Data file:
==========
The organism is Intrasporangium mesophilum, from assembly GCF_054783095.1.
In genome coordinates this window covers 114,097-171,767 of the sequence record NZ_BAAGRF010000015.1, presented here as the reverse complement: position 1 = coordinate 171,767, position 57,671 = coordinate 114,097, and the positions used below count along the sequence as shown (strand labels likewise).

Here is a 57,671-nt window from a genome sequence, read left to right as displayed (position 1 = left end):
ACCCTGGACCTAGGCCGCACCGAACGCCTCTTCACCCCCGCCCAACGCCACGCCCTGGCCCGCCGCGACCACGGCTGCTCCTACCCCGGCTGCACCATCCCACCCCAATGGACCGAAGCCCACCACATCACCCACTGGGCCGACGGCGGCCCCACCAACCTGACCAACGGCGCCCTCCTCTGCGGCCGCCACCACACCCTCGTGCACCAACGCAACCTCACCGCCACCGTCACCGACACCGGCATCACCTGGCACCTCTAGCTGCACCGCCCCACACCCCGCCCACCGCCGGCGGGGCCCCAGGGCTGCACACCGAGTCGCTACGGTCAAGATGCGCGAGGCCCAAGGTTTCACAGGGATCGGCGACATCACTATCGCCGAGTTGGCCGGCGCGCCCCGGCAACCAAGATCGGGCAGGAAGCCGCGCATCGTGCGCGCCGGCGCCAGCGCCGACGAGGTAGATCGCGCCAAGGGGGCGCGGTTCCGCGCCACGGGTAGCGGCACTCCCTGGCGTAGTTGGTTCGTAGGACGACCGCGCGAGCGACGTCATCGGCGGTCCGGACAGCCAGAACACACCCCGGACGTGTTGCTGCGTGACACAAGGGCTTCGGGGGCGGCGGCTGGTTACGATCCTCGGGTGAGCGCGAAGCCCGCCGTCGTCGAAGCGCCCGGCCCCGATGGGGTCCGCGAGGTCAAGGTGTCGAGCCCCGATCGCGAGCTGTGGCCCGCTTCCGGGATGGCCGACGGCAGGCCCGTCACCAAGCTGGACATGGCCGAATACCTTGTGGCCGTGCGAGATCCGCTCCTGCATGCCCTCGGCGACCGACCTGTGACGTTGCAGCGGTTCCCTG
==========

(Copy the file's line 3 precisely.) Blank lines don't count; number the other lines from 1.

Here is a 57,671-nt window from a genome sequence, read left to right as displayed (position 1 = left end):